Notation. In this series, a dollar sign will be used to distinguish monetary values from their labor-time equivalents. Call the monetary expression of labor time m. The monetary outlays for constant capital, variable capital and surplus value, respectively, can then be denoted $c = mc, $v = mv and $s = ms. Conversely, the labor-time equivalent measures are c = $c/m, v = $v/m and s = $s/m.
Since the new value created in production amounts to the simple labor time L performed by workers, it can also be stated that L = v + s and mL = $(v + s). Simple rearrangement of these expressions makes clear that surplus value is the amount by which labor performed in the period exceeds variable capital: s = L – v and $s = mL – $v.
The total value generated in production includes both the value transferred to final output from the means of production and the new value created by workers employed during the period. Total value expressed in labor-time terms equals the sum c + v + s, or in monetary terms $(c + v + s).
In the remainder of this post, we will be concerned only with measures and ratios relating to the new value created in the period.
Three Kinds of Macro Variables and their Interconnections
All macroeconomists are interested in both monetary and real variables. It may not be immediately obvious, but the monetary measures used by Marxists and non-Marxists are essentially the same, though differently named and framed. There are, however, two different kinds of real measures. On one level, we can think of the real in terms of physical quantities of goods and services – i.e. ‘use values’. Doing so helps to give us a sense of how living standards are progressing over time. For example, growth in real GDP – which is simply nominal GDP deflated by a price index – gives us an idea of how the mass of heterogeneous commodities is growing over time. It is not a perfect measure. But it is a lot better than nothing. On another level, we can think of the real in terms of quantities of labor time. Doing so helps to give a sense of the forces driving capitalist behavior. Unlike consumers, capitalists are not motivated by ownership of use values for their own sake. They are primarily motivated by profit. If surplus labor is the real basis of profit, as Marx argued, then analyzing value relations provides insight into the real basis of monetary profit. It also sheds light on the antagonisms between classes and within classes.
Marx, to a greater extent than non-Marxist economists, integrated these three kinds of macro measures into his analysis. All three have an important place in his theory. His analysis is explicitly monetary. There is a significant role for real use-value concepts such as productivity and the amassing of physical commodities when considering the evolution of living standards over time. And labor-time measures inform an understanding of the social forces driving capitalist accumulation. In Marx’s theory, monetary and real forces continuously interact to influence the dynamics of economic behavior under capitalism.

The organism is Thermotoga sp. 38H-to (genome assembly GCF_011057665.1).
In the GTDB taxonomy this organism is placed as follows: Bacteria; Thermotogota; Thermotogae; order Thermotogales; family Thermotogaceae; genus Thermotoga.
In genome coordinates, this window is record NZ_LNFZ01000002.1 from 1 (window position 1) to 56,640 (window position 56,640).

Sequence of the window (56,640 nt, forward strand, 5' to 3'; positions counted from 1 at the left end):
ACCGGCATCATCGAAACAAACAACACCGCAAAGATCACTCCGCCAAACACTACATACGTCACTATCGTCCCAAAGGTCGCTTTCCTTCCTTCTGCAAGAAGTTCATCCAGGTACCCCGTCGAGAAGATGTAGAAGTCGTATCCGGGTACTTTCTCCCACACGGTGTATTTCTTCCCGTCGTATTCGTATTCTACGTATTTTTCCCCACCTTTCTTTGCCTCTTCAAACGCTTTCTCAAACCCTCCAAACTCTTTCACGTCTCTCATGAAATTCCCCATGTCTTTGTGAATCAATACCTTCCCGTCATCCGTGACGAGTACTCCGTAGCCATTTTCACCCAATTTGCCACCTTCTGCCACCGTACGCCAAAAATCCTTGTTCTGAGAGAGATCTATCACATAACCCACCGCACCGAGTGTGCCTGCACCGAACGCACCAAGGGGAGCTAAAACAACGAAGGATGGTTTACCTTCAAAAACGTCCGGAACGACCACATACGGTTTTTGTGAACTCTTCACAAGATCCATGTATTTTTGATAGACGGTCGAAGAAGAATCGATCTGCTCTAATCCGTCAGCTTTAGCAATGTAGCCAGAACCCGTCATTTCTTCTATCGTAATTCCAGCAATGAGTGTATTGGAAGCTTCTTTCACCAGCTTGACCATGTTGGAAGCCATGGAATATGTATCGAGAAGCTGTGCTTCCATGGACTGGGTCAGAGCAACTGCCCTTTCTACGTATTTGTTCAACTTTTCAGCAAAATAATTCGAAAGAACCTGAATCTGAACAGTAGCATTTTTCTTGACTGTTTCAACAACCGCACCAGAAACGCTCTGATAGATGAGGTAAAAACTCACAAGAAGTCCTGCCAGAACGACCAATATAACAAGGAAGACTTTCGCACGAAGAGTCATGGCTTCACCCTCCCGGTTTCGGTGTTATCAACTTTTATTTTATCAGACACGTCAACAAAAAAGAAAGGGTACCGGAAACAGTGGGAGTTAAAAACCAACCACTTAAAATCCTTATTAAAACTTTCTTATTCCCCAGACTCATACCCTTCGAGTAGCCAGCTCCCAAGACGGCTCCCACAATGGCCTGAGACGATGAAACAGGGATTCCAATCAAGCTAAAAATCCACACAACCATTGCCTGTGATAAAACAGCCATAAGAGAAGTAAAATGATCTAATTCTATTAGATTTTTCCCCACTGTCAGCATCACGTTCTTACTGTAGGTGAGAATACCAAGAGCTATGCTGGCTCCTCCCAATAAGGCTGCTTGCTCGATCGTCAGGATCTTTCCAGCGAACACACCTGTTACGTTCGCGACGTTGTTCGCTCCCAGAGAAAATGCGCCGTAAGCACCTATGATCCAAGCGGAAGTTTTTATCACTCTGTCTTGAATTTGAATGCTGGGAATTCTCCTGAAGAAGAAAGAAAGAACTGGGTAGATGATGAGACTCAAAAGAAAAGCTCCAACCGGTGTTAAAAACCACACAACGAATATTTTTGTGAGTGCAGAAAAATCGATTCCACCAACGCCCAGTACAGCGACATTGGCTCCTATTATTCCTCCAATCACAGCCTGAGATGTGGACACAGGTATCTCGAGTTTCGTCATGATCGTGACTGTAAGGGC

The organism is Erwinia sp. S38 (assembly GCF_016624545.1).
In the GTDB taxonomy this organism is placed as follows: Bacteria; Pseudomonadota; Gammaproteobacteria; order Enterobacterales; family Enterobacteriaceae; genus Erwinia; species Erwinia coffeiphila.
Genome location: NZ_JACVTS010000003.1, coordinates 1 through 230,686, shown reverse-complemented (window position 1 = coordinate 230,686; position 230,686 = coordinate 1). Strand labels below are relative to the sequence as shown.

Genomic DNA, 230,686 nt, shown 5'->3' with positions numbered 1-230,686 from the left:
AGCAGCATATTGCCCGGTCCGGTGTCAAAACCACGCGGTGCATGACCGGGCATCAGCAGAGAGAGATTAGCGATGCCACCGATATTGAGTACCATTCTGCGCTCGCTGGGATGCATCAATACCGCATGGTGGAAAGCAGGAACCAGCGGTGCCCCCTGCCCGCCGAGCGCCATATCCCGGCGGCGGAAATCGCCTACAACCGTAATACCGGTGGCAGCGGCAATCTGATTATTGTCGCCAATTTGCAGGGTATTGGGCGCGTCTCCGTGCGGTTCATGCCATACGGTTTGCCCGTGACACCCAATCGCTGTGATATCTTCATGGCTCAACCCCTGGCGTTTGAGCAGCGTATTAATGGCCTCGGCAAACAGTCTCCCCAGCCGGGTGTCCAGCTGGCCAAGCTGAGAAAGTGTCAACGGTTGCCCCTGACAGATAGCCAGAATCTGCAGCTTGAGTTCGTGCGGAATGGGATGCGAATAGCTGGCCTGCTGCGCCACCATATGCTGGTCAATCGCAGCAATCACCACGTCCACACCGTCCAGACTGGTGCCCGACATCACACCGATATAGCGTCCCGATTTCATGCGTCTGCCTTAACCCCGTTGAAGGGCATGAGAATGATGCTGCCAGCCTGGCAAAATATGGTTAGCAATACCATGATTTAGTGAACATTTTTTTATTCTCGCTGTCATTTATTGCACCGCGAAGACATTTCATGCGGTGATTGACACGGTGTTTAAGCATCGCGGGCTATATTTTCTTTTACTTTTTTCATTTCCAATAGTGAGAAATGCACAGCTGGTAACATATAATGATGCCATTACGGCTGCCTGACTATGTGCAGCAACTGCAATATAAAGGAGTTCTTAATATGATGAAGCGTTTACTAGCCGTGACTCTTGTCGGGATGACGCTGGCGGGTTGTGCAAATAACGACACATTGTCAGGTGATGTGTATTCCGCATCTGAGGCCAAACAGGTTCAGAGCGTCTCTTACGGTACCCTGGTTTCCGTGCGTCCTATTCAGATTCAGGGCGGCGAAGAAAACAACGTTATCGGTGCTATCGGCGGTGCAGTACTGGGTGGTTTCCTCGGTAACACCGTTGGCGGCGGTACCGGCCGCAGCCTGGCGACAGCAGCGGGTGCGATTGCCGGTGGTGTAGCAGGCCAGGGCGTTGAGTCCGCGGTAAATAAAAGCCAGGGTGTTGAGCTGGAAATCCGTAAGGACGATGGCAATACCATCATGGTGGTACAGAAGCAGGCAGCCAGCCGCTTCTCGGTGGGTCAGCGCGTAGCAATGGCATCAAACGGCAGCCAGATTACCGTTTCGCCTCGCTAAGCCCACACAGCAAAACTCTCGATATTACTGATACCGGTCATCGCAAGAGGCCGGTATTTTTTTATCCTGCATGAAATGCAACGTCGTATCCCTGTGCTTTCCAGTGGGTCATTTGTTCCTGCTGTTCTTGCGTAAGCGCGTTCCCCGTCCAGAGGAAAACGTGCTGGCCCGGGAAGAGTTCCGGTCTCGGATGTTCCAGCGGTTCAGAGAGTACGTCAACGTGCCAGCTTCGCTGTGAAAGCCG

It may seem at first blush that the three kinds of measures are largely unrelated to each other, or that their interconnections are obscure. This is not at all the case. There are clear and straightforward quantitative connections between the monetary and the real. To see them, we just need to take advantage of a few basic macro concepts; namely, the MELT, average productivity and the general price level.
To avoid complications, assume in what follows:
1. a pure private closed economy;
2. no fixed capital;
3. all labor is simple and paid the same wage;
4. the level of productivity is taken as given;
5. the general price level does not change.
The MELT can be calculated from the previous period’s macroeconomic data using either Marxist or non-Marxist measures. Under the present assumptions:
Here, P is the general price level. Y is real output or real income. L is total employment expressed in hours of simple labor. Actually, in the present context, L is also expressed in terms of average labor. Due to assumption 3, simple and average labor amount to the same thing.
The level of productivity ρ is:
The above definitions of the MELT and average productivity imply the following simple relationship:
In future posts, knowledge of this relationship will sometimes prove useful. For now, it is simply noted in passing.
We already know that new value created in the period can be expressed in terms of money or labor time:
Conversions between the above monetary and labor-time measures make use of the MELT, as already discussed.
Real variables relating to use values are of an intermediate nature. They lie in a dimension somewhere between the monetary and labor-time dimensions. To convert value magnitudes into use-value measures, multiply them by productivity. To convert monetary amounts into use-value measures, divide them by the price level.
Marx’s real labor-time values are observable and measurable in much the same way as real variables pertaining to use values. The MELT is no more difficult to pin down than the average productivity of labor. It is true that once productivity and the general price level are allowed to vary over the period that the MELT will not be known for sure until after the period is completed, but the same can be said for real use-value measures.
To put it in a nutshell, we can:
• Calculate real labor-time measures by dividing monetary measures by the MELT or dividing real use-value measures by the level of productivity;
• Calculate real use-value measures by dividing monetary measures by the general price level or multiplying labor-time measures by the level of productivity;
• Convert back into monetary measures by multiplying real labor-time measures by the MELT or multiplying real use-value measures by the general price level.
In closing, it should be noted that when, later in the series, the state is introduced into the discussion, the connections considered above between Marxist and non-Marxist measures (such as New Value in Dollars = Nominal GDP) will not be so straightforward. By the same token, they will not be all that complicated either. In any case, the basic conversion factors – MELT, productivity, price level – will continue to apply in a straightforward way. This makes it very easy within Marx’s framework to switch perspective back and forth between monetary, use-value and labor-time measures.